The wrecking of the Royal Mail Steamer Quetta: loss and aftermath

Hand sewn artwork inside the church, depicting the sinking of the vessel. Image courtesy Vivienne Moran.

Nationality: British-Indian Steam Navigation Company

Vessel type: Single screw steamer, schooner rigged, steel

Date lost: 28 February 1890

Cause of loss: Wrecked on submerged rocky outcrop

Number of Casualties: 134

Discovery date: Outcrop surveyed in late 1890

Location/water depth: Adolphus Channel, Torres Strait / 20m

On a calm and moonlit night, RMS Quetta entered Adolphus Channel on its 12th voyage. On board were 292 people - many of whom were prominent Queensland families, mail and cargo.  Without warning, it slammed into an uncharted outcrop sinking within three minutes.

 

Quetta had been launched in Scotland in 1881 following the Queensland Government’s request for a service between Europe and Brisbane to assist with increasing demand. The subsequent loss of life, cargo and the ship itself caused public outrage with demands for beacons and accurate charts to ensure greater safety at sea.

 

In the aftermath the Captain and Pilot, who had been following Admiralty Chart sailing directions were absolved of any negligence; marine surveys of the Strait began just months later; all recovered mail was subsequently delivered; and by 1915, the Commonwealth had assumed responsibility for building and maintaining all lighthouses and navigational aids.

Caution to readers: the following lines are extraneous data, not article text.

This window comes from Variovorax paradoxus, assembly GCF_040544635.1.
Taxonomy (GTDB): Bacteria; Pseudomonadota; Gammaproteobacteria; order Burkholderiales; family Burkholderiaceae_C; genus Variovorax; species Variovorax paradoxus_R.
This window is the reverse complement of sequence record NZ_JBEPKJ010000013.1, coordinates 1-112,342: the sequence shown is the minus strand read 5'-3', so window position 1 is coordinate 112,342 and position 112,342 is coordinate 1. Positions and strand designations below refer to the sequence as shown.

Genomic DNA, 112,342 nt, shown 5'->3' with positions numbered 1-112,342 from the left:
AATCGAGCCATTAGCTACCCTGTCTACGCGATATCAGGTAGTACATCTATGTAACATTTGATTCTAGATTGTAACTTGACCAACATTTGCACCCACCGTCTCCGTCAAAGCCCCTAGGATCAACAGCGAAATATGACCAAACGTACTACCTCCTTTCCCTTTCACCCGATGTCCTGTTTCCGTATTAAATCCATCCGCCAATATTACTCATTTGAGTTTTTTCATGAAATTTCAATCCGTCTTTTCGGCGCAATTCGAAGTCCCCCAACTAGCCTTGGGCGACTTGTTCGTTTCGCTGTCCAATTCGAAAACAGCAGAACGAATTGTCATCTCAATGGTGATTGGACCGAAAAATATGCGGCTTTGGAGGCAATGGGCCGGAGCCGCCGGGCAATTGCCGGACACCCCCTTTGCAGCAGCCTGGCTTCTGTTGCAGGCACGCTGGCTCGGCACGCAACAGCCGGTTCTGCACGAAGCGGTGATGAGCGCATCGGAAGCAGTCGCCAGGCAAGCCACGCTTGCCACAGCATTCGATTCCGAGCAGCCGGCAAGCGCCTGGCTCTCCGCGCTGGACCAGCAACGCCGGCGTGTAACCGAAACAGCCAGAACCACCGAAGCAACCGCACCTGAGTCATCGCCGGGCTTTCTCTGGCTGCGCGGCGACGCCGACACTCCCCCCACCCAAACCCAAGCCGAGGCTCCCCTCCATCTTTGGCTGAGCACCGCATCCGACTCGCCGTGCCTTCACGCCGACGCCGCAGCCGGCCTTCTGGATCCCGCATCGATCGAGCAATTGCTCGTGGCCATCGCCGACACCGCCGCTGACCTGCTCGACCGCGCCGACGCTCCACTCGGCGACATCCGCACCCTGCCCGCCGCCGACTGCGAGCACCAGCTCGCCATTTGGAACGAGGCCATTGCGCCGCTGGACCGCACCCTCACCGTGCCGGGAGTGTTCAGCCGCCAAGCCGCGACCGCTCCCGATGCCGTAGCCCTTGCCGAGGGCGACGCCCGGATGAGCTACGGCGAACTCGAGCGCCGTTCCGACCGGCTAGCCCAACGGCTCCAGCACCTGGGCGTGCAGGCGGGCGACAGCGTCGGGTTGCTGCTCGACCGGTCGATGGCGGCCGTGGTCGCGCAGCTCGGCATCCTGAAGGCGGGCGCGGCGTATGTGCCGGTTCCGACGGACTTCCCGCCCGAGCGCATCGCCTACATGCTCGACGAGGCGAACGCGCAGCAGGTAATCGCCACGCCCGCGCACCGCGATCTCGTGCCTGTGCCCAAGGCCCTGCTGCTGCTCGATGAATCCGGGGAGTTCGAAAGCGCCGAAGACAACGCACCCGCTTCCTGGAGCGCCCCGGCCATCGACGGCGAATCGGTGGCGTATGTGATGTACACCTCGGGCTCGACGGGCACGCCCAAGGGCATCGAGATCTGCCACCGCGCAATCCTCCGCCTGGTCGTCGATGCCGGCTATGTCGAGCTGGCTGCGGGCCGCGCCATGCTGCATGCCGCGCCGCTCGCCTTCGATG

The outcrop became known as Quetta Rock, and in October 1981 Quetta gained protection under the Historic Shipwrecks Act 1977. It remains one of Australia’s worst maritime disasters.

A small Anglican cathedral for Thursday Island

The Quetta Memorial Church was built and consecrated by the Bishop of North Queensland in 1893 as a memorial to those drowned and as a Thanksgiving to those saved.  In 1900 it became the All Saints Cathedral Church of the new See of Carpentaria.  A life ring, buoy and other recovered objects remain inside the church.

Wreck of R.M.S. Quetta. APPALLING LOSS OF LIFE. (1890, March 8). Australian Town and Country Journal (Sydney, NSW : 1870 - 1907), p10. Courtesy National Library of Australia.

Quetta at Petrie Bight, Brisbane, c1884. Photograph courtesy State Library of Queensland - John Oxley Library.

Route taken by Quetta on entering Adolphus passage.  Brisbane Courier Mail, 3 March 1890, p5. Courtesy State Library of Queensland - John Oxley Library.

Location of the wreck site, east of Cape York. Google Maps with additional information.

Quetta Memorial Cathedral Church, Douglas Street, Thursday Island.  Note: the bell tower was removed in 2010 and did not contain the Quetta bell. Photograph courtesy Vivienne Moran.

URLs

http://trove.nla.gov.au/newspaper/article/82207688
http://www.environment.gov.au/shipwreck/public/wreck/wreck.do?key=3036
http://queenslandplaces.com.au/thursday-island

Objects of interest (artefacts, images or other collection items) associated with the shipwreck story.

  • Binnacle cover
  • Porthole

AMMC Member Institution

Museum of Tropical Queensland

submitted by Vivienne Moran

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